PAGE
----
It makes sense that you end the narrative with Johnson's retirement. But you didn't get into how he handled it, or the aftermath of being HIV positive or what kind of reflection that was of his lifestyle. Why did you make that choice?


Leading into the book, I had no ideas for structure, content ... nothing. I needed to interview people first, then decide. It's how I always wind up working. But, from Day 1, I knew I'd end with Magic saying, "I will have to retire from the Lakers today ..." Because that was it. Showtime was over. The era—basketball, wild living, everything—ended with those words. It's not just symbolism. It's real. The end. So I liked that. I've never wrapped a book with something that jarring and stark, and I kinda dug it. Some people didn't think it worked ... that I needed more. Some people loved it. Guess it's a matter of opinion. Just felt right to me.

Did you ever consider doing a book on the Celtics? Just curious why the Lakers over the Celtics?


A few reasons. 1. Jack McCallum—my friend, colleague and an amazing writer—wrote a terrific book on those Celtics, and I didn't think I could add so much; 2. I hated the Celtics as a kid. Which doesn't mean I wouldn't write the book, but ... well, a lot of the appeal of this whole thing is nostalgia, and I don't have much Celtics nostalgia; 3. Going to L.A., for me, is much cooler than going to Boston. And this book took me to L.A.—a lot. Oddly, I was a Nets fan as a kid. Buck Williams, Pearl Washington, Dennis Hopson. Awful teams. But the Lakers, for 12-year-old Jeffie, growing up in small Mahopac, N.Y., were like a mirage. Swirls of color, beautiful dancers, larger-than-life personas. I wanted to dive back in.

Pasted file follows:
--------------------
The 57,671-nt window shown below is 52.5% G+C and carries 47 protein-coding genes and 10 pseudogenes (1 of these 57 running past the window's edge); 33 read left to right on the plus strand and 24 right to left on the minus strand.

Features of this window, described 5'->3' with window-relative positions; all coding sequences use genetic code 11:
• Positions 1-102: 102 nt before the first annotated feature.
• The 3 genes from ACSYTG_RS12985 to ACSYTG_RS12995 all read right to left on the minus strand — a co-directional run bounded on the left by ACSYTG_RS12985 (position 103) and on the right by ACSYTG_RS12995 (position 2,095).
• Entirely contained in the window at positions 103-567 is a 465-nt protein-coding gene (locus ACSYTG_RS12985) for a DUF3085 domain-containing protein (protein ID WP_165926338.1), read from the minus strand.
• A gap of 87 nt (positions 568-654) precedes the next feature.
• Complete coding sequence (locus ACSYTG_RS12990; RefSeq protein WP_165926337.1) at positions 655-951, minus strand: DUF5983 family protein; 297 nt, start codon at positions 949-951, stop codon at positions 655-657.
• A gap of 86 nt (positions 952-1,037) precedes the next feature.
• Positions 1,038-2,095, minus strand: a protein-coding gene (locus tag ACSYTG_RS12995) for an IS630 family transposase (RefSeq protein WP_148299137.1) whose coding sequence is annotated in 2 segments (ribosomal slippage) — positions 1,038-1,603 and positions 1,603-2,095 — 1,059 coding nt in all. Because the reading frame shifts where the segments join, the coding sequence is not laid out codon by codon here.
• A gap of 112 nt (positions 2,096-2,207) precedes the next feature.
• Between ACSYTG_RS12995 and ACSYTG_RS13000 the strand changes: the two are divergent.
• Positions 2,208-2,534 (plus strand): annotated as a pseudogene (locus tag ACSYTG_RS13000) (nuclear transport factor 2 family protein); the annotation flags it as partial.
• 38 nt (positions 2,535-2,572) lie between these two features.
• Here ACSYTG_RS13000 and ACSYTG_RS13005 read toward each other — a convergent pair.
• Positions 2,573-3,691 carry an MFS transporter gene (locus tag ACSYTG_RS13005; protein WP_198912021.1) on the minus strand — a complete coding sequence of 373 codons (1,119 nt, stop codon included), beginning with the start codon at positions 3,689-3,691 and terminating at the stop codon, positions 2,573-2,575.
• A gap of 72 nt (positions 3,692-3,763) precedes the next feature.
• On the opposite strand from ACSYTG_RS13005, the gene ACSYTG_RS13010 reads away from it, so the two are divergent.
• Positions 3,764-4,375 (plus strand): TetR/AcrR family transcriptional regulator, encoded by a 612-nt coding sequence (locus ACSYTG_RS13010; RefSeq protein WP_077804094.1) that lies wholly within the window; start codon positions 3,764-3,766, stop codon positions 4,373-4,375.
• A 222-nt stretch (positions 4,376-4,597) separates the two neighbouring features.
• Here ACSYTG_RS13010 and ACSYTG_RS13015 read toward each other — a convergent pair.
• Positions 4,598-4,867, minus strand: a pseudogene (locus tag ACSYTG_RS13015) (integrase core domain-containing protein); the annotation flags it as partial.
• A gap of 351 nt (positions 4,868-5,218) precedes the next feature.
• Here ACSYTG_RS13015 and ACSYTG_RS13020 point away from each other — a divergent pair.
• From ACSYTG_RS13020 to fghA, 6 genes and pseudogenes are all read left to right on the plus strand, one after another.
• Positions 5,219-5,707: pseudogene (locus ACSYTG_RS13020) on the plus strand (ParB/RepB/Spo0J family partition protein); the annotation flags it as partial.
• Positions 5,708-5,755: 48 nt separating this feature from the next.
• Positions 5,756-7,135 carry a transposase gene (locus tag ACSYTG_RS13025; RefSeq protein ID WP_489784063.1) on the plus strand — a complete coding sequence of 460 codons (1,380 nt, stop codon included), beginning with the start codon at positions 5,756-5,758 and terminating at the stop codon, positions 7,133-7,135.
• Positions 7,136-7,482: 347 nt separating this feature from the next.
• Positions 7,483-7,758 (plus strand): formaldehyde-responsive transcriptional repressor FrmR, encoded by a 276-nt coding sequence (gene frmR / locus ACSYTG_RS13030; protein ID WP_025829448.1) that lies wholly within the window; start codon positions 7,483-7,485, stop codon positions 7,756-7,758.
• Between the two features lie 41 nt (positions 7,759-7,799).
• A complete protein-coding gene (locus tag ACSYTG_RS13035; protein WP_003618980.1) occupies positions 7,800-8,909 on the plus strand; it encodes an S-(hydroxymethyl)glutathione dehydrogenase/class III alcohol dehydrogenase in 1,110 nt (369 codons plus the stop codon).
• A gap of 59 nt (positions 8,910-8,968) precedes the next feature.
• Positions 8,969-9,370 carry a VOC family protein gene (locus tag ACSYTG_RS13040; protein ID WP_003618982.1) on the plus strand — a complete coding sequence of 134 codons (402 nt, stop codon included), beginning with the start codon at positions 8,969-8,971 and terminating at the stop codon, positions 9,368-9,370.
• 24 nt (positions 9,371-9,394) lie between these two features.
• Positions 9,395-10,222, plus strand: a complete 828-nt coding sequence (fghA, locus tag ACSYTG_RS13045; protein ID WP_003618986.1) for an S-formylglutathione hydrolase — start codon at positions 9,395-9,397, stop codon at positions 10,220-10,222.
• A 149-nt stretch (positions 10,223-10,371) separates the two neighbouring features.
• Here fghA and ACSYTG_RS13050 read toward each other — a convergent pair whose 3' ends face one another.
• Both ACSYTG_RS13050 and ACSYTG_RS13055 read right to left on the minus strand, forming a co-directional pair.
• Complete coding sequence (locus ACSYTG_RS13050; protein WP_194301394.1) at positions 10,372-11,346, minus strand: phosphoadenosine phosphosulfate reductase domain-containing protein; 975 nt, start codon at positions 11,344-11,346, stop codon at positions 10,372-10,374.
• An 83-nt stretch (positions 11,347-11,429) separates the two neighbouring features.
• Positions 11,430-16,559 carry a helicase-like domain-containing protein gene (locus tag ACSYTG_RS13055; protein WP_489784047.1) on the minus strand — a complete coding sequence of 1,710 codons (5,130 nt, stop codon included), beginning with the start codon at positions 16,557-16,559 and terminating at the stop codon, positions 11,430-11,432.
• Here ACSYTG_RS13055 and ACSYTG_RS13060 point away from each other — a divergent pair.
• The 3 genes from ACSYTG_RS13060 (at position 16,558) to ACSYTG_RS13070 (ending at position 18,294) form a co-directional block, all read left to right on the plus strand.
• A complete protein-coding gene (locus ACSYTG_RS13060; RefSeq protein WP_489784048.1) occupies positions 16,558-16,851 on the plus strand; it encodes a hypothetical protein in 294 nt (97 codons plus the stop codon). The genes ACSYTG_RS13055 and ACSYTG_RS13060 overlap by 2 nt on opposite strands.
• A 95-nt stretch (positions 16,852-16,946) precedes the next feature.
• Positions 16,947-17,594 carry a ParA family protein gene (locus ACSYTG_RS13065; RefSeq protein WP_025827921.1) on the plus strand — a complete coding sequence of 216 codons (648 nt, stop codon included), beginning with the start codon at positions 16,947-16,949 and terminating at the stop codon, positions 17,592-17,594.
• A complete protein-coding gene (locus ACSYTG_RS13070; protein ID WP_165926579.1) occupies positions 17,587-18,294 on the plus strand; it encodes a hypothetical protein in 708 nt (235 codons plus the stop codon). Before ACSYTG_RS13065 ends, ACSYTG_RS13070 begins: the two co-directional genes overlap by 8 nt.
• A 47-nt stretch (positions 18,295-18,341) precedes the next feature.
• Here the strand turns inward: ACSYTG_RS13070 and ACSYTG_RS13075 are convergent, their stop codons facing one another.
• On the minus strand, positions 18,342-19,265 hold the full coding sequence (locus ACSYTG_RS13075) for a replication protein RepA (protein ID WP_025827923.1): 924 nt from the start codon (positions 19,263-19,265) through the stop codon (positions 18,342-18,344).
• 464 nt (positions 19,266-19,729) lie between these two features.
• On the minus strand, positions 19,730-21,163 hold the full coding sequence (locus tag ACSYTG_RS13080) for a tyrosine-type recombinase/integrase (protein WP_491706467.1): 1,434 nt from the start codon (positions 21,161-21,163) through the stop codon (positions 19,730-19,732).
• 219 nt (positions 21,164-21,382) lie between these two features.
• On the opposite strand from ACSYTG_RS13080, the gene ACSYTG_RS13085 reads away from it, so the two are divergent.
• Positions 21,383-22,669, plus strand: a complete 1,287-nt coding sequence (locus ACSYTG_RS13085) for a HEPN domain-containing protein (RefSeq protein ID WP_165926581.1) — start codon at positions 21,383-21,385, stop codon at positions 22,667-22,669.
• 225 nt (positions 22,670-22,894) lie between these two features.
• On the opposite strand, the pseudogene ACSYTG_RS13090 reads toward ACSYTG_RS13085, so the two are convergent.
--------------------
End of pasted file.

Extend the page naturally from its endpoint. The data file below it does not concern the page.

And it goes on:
Seems one of the hardest things about a book like this is to recap games and series without becoming dull.


Ugh—so hard. Without naming names or titles, I've read a good number of sports books that read along the lines of, "Against the Kings, the Lakers won 128-112. Then, two nights later, with Byron Scott nursing a sore right knee, they outlasted the Hawks, 101-98. After that ..." And I hate, hate, hate it. I'm a sports fan—but I'm really a personality fan. I like writing about people, with the highs and lows of a season providing the flow.

How did you pick and choose which games to focus on?

I basically print out every single game article from every season, read them, look for interesting nuggets, moments, interactions, etc. If there's something worthwhile, or something that helps explain what's going on with the bigger picture, I might dig in. But it's very hard (for me at least) to bring games to life, especially if I'm going off of clips, not video.


Do you prefer the reporting and research or the writing?